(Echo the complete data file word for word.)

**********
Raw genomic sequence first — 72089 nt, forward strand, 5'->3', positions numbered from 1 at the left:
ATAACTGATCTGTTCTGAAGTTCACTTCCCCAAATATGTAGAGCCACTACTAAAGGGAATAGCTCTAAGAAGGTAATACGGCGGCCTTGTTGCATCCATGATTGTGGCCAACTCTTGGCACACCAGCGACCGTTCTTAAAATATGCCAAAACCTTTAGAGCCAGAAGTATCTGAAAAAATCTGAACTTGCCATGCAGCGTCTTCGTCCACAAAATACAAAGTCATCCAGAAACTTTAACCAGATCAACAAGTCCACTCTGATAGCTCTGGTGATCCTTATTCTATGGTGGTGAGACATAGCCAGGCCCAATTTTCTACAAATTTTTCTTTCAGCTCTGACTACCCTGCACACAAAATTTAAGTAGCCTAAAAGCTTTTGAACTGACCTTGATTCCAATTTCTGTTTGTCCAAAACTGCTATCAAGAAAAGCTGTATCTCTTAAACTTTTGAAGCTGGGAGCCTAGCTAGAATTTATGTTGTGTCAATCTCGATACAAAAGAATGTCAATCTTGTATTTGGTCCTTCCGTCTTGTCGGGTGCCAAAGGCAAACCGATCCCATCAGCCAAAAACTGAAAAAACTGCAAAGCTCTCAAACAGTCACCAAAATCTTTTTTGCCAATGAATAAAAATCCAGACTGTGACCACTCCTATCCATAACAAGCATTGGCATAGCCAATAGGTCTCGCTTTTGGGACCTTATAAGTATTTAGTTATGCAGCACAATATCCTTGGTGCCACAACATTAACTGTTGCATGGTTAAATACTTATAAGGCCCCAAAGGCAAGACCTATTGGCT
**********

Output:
Raw genomic sequence first — 72089 nt, forward strand, 5'->3', positions numbered from 1 at the left:
ATAACTGATCTGTTCTGAAGTTCACTTCCCCAAATATGTAGAGCCACTACTAAAGGGAATAGCTCTAAGAAGGTAATACGGCGGCCTTGTTGCATCCATGATTGTGGCCAACTCTTGGCACACCAGCGACCGTTCTTAAAATATGCCAAAACCTTTAGAGCCAGAAGTATCTGAAAAAATCTGAACTTGCCATGCAGCGTCTTCGTCCACAAAATACAAAGTCATCCAGAAACTTTAACCAGATCAACAAGTCCACTCTGATAGCTCTGGTGATCCTTATTCTATGGTGGTGAGACATAGCCAGGCCCAATTTTCTACAAATTTTTCTTTCAGCTCTGACTACCCTGCACACAAAATTTAAGTAGCCTAAAAGCTTTTGAACTGACCTTGATTCCAATTTCTGTTTGTCCAAAACTGCTATCAAGAAAAGCTGTATCTCTTAAACTTTTGAAGCTGGGAGCCTAGCTAGAATTTATGTTGTGTCAATCTCGATACAAAAGAATGTCAATCTTGTATTTGGTCCTTCCGTCTTGTCGGGTGCCAAAGGCAAACCGATCCCATCAGCCAAAAACTGAAAAAACTGCAAAGCTCTCAAACAGTCACCAAAATCTTTTTTGCCAATGAATAAAAATCCAGACTGTGACCACTCCTATCCATAACAAGCATTGGCATAGCCAATAGGTCTCGCTTTTGGGACCTTATAAGTATTTAGTTATGCAGCACAATATCCTTGGTGCCACAACATTAACTGTTGCATGGTTAAATACTTATAAGGCCCCAAAGGCAAGACCTATTGGCT